If the fish has a more intense taste, it is worth keeping it in the marinade for about half an hour before frying..
If you like quick dishes and oriental flavors, laksa is the soup for you. It is derived from Nyonya cuisine also known as Paranekan - descendants of Chinese immigrants from a few centuries ago who settled in Singapore and Malaysia, among other places, and who formed families with local Malays. Thanks to their ancestry, they have combined the best of Chinese and Malay cuisine.
Laksa is made from a paste of the same name (you can get it in oriental stores and some supermarkets or prepare it yourself). Fry it and add broth – it can be fish broth but any other kind will do. Cook over medium heat for about 3 minutes. Pour in the coconut milk and cook for another few minutes. Then add the fish – cod is great for this – and heat for 2-4 minutes. If you like prawns, add them after the fish and cook for a while until they turn pink. Then put the udon or rice noodles into a bowl and pour gently over the soup. On the top you can add for example bean sprouts or fresh cucumber and coriander..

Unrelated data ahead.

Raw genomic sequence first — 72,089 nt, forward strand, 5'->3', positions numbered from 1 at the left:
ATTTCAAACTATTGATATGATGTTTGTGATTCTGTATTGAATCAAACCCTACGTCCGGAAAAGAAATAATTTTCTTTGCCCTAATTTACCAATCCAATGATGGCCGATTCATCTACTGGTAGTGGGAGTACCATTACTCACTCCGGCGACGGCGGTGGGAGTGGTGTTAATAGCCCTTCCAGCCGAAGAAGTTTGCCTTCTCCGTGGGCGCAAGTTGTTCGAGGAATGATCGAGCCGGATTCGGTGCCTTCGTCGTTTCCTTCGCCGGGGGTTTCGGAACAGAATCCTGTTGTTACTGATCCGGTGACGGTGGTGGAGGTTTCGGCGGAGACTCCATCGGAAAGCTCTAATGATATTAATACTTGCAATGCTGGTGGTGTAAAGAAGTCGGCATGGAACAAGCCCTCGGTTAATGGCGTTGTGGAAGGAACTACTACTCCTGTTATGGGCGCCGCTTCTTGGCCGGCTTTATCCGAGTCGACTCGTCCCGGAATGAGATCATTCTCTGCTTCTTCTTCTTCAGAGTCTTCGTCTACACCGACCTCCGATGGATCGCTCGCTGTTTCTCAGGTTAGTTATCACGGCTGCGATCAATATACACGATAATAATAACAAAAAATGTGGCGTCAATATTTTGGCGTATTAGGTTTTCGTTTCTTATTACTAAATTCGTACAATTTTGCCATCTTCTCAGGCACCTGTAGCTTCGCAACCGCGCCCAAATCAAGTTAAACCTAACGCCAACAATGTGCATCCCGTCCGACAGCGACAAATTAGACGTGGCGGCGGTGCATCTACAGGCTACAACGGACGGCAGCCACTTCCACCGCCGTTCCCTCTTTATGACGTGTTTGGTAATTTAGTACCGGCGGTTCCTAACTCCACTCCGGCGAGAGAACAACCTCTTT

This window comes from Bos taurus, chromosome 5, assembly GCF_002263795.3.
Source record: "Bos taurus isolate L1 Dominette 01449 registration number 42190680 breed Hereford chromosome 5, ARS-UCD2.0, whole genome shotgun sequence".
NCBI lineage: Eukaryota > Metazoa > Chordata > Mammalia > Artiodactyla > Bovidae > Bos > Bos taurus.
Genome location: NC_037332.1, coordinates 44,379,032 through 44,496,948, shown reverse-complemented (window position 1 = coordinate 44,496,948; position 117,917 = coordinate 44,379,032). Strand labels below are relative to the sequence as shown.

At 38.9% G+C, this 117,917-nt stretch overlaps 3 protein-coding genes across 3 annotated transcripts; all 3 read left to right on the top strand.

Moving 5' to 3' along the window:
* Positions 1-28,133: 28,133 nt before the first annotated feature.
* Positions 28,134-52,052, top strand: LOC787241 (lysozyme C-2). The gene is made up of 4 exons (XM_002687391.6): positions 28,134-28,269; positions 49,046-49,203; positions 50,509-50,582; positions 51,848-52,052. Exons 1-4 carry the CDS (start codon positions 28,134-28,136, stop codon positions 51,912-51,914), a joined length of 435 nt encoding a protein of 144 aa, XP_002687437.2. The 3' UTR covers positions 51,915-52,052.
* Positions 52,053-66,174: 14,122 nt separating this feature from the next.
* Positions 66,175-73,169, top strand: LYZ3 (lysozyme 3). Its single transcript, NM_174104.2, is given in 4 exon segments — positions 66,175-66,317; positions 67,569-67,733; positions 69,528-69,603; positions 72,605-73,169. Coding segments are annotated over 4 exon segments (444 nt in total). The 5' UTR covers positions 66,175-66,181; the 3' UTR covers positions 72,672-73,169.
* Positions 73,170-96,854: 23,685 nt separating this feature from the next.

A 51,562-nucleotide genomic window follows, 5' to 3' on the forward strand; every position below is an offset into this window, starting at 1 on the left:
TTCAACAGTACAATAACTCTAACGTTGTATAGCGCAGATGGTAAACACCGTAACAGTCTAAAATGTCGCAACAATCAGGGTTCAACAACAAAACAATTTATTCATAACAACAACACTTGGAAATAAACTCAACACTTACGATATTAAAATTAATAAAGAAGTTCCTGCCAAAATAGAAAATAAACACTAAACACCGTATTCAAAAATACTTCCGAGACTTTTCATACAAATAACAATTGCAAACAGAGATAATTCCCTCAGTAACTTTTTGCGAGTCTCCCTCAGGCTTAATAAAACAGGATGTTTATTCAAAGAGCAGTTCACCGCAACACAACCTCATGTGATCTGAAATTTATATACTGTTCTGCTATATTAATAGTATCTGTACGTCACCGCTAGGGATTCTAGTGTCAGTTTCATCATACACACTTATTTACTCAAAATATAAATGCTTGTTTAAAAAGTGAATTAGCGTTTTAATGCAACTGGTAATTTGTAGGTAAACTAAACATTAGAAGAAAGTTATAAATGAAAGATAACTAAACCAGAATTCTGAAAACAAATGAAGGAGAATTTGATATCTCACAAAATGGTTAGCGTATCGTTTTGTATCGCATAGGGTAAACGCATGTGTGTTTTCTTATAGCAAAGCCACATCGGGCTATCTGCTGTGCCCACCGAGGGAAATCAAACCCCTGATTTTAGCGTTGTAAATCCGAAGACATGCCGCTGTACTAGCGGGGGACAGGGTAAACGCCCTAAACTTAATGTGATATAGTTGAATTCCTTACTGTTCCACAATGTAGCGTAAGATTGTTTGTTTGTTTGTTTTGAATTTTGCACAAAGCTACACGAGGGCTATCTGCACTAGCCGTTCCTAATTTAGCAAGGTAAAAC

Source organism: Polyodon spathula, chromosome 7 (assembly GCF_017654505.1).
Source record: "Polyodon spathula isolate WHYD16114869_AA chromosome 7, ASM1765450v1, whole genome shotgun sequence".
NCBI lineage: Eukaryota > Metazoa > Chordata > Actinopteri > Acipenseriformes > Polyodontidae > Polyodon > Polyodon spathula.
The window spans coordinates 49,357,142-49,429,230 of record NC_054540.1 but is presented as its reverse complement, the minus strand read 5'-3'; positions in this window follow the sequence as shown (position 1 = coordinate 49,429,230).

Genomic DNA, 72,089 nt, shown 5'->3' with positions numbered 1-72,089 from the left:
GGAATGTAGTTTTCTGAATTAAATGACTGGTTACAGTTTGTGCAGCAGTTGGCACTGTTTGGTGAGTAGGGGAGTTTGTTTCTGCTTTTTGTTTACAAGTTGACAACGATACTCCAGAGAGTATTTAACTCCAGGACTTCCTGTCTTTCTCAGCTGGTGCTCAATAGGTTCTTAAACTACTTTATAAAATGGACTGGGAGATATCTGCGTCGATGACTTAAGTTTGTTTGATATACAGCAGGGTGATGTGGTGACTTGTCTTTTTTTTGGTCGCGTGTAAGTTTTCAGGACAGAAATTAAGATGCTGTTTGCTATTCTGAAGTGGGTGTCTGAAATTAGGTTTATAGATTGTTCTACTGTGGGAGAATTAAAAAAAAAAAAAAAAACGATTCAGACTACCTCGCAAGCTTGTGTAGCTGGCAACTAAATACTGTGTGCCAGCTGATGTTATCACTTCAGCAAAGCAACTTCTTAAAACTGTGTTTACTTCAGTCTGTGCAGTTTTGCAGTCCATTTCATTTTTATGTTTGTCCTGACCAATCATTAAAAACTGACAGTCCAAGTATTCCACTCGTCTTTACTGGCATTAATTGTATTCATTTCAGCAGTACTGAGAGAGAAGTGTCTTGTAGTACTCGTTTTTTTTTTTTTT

Fish chops are a typical Thai street delicacy, which in no way resembles our European, usually quite bland, fish chops. In addition, it is extremely simple – the ingredients land in a blender, then in the pan and voila! Done.
Put the white fish, garlic, lime zest and juice, ginger, egg white, coriander and a few spoonfuls each of sweet and spicy sauce and soy sauce into a blender. Mix to a smooth paste, from which form chops. Heat the oil in a frying pan. Fry the patties for 2-3 minutes on each side until golden brown. Serve with sweet and spicy sauce and a salad of fresh vegetables such as cucumber and radishes.